Oregon butterfly species no longer considered endangered
A butterfly that’s native to Oregon will be removed from the endangered species list after more than two decades.
The Fender’s blue butterfly lives in the prairies of the Willamette Valley, but it’s threatened when those areas develop into forests or become farmland.
Due to habitat loss, the species was once even considered extinct. In 2000, officials recorded less than 4,000 in the wild.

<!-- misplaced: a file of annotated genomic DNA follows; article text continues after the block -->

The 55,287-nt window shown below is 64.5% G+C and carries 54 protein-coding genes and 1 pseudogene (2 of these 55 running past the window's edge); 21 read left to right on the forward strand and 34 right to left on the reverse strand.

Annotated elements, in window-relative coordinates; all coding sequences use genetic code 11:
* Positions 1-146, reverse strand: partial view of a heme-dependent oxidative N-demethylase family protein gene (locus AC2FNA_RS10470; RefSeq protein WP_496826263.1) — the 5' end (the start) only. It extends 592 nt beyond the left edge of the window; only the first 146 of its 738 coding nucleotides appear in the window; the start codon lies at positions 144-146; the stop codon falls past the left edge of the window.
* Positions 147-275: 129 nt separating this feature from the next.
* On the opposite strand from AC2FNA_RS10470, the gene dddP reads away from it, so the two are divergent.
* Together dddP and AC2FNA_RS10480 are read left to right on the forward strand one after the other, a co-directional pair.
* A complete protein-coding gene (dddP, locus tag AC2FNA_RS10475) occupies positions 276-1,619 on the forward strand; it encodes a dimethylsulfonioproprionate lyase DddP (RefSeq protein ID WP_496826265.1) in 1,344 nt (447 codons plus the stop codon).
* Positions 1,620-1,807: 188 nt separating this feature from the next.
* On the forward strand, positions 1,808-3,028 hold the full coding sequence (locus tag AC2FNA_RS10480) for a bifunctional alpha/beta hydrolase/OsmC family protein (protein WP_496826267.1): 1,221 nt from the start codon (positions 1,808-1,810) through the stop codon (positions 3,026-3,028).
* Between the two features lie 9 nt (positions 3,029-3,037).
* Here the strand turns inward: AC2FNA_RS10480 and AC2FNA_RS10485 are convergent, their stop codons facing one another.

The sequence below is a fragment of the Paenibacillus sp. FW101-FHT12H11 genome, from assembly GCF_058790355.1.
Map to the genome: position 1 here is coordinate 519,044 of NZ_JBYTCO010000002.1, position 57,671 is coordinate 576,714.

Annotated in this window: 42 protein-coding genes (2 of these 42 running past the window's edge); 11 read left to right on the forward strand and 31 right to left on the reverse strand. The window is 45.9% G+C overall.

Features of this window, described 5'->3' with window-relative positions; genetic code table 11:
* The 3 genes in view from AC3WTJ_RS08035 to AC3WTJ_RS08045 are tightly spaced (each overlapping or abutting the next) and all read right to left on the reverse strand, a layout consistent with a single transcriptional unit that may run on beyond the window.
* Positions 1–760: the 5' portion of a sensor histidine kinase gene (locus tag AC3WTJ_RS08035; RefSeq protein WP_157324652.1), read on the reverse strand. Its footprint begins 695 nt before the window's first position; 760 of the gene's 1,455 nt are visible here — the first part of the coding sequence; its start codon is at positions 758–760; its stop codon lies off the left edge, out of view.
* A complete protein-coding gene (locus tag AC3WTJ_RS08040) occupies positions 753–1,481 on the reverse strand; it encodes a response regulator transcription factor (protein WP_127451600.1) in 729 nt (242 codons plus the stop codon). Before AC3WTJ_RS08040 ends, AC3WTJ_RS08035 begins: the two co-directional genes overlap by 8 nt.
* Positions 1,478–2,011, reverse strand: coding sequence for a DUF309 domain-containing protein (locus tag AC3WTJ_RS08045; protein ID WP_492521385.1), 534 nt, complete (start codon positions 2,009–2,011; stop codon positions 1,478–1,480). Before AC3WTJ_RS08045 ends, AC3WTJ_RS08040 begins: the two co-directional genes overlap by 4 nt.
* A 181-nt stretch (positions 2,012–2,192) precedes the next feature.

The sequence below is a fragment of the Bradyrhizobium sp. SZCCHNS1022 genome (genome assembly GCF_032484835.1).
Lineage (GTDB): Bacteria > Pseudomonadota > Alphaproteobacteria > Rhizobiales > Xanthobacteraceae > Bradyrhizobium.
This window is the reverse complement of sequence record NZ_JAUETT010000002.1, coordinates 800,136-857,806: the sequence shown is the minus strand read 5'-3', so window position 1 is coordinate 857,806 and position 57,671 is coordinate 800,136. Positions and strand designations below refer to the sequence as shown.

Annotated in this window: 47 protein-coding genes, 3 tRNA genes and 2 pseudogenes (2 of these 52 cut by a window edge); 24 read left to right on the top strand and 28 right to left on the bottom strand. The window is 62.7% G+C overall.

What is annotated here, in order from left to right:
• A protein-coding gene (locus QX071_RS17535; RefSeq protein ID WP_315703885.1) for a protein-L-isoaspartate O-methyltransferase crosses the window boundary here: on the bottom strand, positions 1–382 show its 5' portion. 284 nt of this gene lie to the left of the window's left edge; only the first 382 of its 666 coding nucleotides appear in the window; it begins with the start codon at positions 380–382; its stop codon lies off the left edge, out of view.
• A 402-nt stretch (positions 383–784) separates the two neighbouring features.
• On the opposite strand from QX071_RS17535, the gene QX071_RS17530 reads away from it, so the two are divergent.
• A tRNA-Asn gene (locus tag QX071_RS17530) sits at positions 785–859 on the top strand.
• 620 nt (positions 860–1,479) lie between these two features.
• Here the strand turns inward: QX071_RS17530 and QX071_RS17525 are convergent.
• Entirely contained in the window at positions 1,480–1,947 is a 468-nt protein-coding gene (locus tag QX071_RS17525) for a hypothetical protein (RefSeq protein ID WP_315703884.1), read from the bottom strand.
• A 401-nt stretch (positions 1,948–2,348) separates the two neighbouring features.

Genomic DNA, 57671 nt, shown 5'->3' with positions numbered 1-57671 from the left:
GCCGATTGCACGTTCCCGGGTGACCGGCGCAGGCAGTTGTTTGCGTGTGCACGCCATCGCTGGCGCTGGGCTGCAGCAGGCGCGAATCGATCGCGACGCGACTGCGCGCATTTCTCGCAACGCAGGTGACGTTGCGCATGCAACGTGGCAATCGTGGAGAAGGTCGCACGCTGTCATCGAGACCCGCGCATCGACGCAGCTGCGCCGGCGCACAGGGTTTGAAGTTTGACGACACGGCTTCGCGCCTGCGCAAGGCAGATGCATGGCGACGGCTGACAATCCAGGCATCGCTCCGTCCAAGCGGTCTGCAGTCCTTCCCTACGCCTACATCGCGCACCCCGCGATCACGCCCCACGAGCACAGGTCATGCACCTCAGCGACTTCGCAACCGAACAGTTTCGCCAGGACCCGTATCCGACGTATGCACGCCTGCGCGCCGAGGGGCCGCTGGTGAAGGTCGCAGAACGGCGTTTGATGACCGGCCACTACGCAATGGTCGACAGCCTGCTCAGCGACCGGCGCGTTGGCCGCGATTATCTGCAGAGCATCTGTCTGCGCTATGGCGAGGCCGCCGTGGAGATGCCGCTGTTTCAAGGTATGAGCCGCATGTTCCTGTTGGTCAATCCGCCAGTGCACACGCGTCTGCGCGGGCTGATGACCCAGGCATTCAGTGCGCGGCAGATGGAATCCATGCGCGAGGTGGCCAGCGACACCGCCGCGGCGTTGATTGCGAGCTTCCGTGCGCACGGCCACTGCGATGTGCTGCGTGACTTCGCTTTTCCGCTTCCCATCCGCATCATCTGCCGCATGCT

U.S. Fish and Wildlife biologist Michelle St. Martin said with federal guidance, private landowners have started doing more to maintain prairies and protect against invasive species.
In 2016, the butterfly population peaked at 29,000. St. Martin said the number of butterflies fluctuates, but the discovery of specimens in new locations suggest that the population is still growing.
“We want to take this momentum and keep going with it. We're gonna keep working with those landowners and partners to hopefully fully recover the Fender’s.”
The species’ conservation status will officially change on February 13.
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